Nick Clegg: EU staff in NHS must be given immediate right to remain
European Union (EU) migrants working in the health service should be given an immediate right to remain under an ‘NHS passport’, former deputy prime minister Nick Clegg has urged.
The senior Liberal Democrat is pushing for all EU citizens to be given guarantees about their status after Brexit, but believes there is an urgent requirement to make the position clear for the 59,000 EU nationals working directly for the NHS.
Mr Clegg warned the NHS would ‘collapse’ without its EU staff.
Theresa May has said she wants to guarantee the rights of EU nationals in the UK, but only if the other 27 member states extend the same deal to Britons living in their countries.
The prime minister said she wants an early deal on the issue, but the Lib Dems said the NHS should not have to endure uncertainty about its staff over the coming months.
The government is facing a possible Lords defeat on the issue, with Labour and the Lib Dems part of a cross-party alliance backing changes to the European Union (Notification Of Withdrawal) Bill.
Mr Clegg said: ‘The NHS would collapse if we told all the doctors, nurses and other valued staff from other EU countries that they were no longer welcome here.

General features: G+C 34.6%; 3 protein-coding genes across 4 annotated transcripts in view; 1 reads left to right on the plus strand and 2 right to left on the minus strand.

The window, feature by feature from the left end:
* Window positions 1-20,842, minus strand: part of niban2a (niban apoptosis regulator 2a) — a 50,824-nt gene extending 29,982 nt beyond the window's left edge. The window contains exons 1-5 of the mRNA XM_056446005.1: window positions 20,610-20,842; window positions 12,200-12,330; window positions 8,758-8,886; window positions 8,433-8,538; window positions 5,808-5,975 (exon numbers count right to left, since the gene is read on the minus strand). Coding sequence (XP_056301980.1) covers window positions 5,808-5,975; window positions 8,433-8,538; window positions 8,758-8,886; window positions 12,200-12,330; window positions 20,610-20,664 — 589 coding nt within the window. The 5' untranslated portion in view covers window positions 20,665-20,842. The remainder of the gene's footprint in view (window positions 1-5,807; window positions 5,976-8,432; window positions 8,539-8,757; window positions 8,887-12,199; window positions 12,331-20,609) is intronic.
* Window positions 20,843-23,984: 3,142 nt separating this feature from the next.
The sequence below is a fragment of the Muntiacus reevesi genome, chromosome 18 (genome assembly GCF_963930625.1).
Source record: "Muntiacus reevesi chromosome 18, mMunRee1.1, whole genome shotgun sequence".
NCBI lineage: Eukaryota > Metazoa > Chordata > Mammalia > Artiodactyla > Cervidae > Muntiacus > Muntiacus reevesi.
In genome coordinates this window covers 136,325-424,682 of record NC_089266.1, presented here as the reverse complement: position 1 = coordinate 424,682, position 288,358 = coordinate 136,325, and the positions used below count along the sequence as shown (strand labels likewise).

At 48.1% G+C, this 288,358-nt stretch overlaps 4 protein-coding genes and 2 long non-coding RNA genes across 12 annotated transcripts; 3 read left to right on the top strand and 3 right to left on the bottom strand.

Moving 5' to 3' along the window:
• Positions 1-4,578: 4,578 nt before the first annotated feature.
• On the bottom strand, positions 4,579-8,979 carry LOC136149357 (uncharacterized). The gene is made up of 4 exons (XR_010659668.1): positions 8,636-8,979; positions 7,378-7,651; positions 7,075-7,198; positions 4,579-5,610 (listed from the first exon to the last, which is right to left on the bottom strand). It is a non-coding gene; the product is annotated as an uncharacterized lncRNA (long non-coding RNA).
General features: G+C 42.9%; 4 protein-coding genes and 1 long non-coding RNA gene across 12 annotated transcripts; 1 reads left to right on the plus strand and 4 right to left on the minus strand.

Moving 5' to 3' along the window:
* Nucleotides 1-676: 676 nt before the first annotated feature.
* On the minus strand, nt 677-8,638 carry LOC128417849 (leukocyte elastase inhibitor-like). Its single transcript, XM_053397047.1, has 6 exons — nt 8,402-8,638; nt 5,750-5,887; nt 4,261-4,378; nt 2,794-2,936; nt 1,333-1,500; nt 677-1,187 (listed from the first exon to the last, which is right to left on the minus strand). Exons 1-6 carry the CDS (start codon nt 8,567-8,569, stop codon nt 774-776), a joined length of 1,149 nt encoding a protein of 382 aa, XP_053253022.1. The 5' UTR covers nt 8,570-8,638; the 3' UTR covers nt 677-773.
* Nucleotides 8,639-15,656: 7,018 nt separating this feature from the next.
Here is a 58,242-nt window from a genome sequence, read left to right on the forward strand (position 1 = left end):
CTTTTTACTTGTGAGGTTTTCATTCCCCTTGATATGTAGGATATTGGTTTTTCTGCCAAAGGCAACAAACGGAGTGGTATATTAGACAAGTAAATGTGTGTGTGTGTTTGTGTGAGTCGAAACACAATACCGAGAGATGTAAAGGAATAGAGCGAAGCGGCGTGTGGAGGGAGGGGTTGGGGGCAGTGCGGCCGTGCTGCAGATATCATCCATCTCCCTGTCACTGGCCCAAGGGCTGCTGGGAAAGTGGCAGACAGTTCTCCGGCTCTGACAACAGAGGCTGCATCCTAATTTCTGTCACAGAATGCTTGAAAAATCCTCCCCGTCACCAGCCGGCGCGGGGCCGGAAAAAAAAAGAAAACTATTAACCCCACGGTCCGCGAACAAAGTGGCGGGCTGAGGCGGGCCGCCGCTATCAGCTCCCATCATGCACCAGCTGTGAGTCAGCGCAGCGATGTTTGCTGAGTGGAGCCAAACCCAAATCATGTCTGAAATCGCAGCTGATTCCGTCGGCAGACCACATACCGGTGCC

‘Not only would that be a slap in the face to those who have cared for and helped so many British people back to health, it would also seriously damage health care in this country and put the nation’s health at risk.’
Mr Clegg added: ‘You can’t have a hard Brexit and a strong NHS. Why won’t Theresa May do the decent thing and guarantee the right to remain for all EU citizens?’
Separate analysis by the TUC found there were 142,500 European Economic Area migrants working in the health and social care sector in England alone.
TUC general secretary Frances O’Grady said: ‘The government is creating appalling uncertainty for thousands of NHS workers and care workers.
‘It’s a terrible way to treat dedicated public servants. And if Brexit means they have to leave, our health and social care services will struggle to cope.’
A Department of Health spokesperson said: ‘As the government has repeatedly made clear, overseas workers form a crucial part of our NHS and we value their contribution immensely.
‘We want to see the outstanding work of doctors and nurses who are already trained overseas continue, but at the same time we have been very clear that we want to give more domestic students the chance to be doctors, given the enduring popularity of this as a career.’